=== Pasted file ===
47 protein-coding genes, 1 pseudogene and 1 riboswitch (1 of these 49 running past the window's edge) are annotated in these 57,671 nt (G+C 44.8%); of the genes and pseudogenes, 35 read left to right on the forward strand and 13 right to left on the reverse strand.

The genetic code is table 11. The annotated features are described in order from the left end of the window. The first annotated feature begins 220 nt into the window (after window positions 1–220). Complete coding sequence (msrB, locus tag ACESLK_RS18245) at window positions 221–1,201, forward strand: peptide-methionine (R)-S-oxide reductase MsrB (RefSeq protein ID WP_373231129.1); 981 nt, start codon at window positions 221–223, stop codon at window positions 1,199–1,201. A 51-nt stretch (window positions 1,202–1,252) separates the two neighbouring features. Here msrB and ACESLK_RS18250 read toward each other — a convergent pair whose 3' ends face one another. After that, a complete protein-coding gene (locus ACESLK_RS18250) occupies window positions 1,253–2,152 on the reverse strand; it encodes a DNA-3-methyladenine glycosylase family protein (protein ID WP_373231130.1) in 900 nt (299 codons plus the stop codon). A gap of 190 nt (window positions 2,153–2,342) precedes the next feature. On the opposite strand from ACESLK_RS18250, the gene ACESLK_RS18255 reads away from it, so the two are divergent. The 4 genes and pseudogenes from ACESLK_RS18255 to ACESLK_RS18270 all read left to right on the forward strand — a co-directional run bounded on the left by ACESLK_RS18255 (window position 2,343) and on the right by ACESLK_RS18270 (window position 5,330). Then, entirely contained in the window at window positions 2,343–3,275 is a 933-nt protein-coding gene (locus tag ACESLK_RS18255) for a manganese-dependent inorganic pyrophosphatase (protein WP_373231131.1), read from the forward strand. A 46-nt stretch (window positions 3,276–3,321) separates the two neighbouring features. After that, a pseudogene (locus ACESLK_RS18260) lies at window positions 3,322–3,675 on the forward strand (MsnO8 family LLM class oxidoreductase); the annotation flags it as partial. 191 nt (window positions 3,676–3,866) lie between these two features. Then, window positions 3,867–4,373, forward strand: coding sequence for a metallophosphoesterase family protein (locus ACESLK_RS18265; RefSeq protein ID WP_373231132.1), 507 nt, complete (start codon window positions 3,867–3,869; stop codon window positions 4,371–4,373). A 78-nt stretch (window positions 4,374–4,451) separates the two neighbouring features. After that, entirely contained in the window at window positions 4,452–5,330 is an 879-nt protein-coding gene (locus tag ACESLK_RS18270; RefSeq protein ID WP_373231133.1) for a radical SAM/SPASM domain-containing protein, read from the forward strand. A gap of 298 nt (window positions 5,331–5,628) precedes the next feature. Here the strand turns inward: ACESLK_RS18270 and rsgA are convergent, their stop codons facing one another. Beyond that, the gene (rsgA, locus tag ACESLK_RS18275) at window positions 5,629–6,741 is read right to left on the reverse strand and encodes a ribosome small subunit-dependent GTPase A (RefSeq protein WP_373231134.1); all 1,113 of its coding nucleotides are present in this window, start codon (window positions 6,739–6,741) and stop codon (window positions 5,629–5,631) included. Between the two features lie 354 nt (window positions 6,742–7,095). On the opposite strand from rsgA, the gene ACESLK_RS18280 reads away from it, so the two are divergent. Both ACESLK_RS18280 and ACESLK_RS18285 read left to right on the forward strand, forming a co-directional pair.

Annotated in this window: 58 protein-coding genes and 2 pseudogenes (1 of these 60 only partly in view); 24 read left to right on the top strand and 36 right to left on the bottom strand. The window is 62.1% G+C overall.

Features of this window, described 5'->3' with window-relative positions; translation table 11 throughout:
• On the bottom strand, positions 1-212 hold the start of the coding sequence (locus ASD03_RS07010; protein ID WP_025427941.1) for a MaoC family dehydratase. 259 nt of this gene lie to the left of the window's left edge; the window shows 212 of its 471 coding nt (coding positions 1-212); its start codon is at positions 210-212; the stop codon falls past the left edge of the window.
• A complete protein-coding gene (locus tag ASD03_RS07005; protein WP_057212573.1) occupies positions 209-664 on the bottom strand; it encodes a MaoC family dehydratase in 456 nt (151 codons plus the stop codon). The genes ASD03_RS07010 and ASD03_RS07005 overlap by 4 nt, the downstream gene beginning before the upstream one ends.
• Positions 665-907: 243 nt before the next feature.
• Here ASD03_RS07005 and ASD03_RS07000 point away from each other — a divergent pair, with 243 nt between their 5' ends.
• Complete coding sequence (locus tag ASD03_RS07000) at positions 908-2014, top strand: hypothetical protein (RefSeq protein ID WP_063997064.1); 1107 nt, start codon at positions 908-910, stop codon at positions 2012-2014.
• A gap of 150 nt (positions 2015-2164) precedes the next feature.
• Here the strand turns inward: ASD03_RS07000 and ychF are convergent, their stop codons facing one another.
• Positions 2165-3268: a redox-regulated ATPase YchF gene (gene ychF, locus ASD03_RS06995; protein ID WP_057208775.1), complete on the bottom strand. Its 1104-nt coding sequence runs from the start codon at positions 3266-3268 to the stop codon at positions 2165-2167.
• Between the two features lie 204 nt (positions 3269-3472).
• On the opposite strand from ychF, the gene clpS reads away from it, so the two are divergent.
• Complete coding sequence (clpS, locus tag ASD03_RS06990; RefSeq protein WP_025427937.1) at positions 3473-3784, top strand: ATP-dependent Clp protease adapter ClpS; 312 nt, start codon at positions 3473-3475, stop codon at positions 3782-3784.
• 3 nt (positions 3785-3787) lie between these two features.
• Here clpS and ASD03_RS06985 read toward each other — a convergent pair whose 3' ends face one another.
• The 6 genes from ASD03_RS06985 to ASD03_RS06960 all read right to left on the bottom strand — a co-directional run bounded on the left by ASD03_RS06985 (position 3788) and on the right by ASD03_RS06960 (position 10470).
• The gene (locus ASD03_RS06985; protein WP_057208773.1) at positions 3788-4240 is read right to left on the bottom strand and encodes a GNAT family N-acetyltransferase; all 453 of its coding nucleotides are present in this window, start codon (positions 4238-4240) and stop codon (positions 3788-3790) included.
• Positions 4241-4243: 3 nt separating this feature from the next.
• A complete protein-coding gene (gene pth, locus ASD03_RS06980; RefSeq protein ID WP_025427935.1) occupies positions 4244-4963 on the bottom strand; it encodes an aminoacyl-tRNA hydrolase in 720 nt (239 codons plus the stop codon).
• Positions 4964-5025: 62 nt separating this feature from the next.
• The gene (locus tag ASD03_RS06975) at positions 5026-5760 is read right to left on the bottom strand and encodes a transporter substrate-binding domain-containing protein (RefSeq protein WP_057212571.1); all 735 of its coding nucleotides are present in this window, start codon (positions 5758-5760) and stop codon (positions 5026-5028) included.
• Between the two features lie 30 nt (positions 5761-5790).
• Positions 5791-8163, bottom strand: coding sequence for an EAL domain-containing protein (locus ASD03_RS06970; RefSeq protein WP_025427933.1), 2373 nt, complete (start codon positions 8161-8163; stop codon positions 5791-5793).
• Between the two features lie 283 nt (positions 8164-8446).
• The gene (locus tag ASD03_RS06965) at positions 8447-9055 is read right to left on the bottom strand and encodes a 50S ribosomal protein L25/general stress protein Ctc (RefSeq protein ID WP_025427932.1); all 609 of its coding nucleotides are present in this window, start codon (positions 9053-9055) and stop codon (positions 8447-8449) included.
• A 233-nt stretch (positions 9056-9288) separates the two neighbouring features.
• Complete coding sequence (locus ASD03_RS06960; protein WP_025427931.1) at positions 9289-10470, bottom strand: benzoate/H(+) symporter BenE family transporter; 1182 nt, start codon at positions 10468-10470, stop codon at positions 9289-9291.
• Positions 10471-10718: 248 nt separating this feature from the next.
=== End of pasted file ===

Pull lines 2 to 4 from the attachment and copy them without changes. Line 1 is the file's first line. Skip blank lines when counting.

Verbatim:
The genetic code is table 11. The annotated features are described in order from the left end of the window. The first annotated feature begins 220 nt into the window (after window positions 1–220). Complete coding sequence (msrB, locus tag ACESLK_RS18245) at window positions 221–1,201, forward strand: peptide-methionine (R)-S-oxide reductase MsrB (RefSeq protein ID WP_373231129.1); 981 nt, start codon at window positions 221–223, stop codon at window positions 1,199–1,201. A 51-nt stretch (window positions 1,202–1,252) separates the two neighbouring features. Here msrB and ACESLK_RS18250 read toward each other — a convergent pair whose 3' ends face one another. After that, a complete protein-coding gene (locus ACESLK_RS18250) occupies window positions 1,253–2,152 on the reverse strand; it encodes a DNA-3-methyladenine glycosylase family protein (protein ID WP_373231130.1) in 900 nt (299 codons plus the stop codon). A gap of 190 nt (window positions 2,153–2,342) precedes the next feature. On the opposite strand from ACESLK_RS18250, the gene ACESLK_RS18255 reads away from it, so the two are divergent. The 4 genes and pseudogenes from ACESLK_RS18255 to ACESLK_RS18270 all read left to right on the forward strand — a co-directional run bounded on the left by ACESLK_RS18255 (window position 2,343) and on the right by ACESLK_RS18270 (window position 5,330). Then, entirely contained in the window at window positions 2,343–3,275 is a 933-nt protein-coding gene (locus tag ACESLK_RS18255) for a manganese-dependent inorganic pyrophosphatase (protein WP_373231131.1), read from the forward strand. A 46-nt stretch (window positions 3,276–3,321) separates the two neighbouring features. After that, a pseudogene (locus ACESLK_RS18260) lies at window positions 3,322–3,675 on the forward strand (MsnO8 family LLM class oxidoreductase); the annotation flags it as partial. 191 nt (window positions 3,676–3,866) lie between these two features. Then, window positions 3,867–4,373, forward strand: coding sequence for a metallophosphoesterase family protein (locus ACESLK_RS18265; RefSeq protein ID WP_373231132.1), 507 nt, complete (start codon window positions 3,867–3,869; stop codon window positions 4,371–4,373). A 78-nt stretch (window positions 4,374–4,451) separates the two neighbouring features. After that, entirely contained in the window at window positions 4,452–5,330 is an 879-nt protein-coding gene (locus tag ACESLK_RS18270; RefSeq protein ID WP_373231133.1) for a radical SAM/SPASM domain-containing protein, read from the forward strand. A gap of 298 nt (window positions 5,331–5,628) precedes the next feature. Here the strand turns inward: ACESLK_RS18270 and rsgA are convergent, their stop codons facing one another. Beyond that, the gene (rsgA, locus tag ACESLK_RS18275) at window positions 5,629–6,741 is read right to left on the reverse strand and encodes a ribosome small subunit-dependent GTPase A (RefSeq protein WP_373231134.1); all 1,113 of its coding nucleotides are present in this window, start codon (window positions 6,739–6,741) and stop codon (window positions 5,629–5,631) included. Between the two features lie 354 nt (window positions 6,742–7,095). On the opposite strand from rsgA, the gene ACESLK_RS18280 reads away from it, so the two are divergent. Both ACESLK_RS18280 and ACESLK_RS18285 read left to right on the forward strand, forming a co-directional pair.

Annotated in this window: 58 protein-coding genes and 2 pseudogenes (1 of these 60 only partly in view); 24 read left to right on the top strand and 36 right to left on the bottom strand. The window is 62.1% G+C overall.

Features of this window, described 5'->3' with window-relative positions; translation table 11 throughout: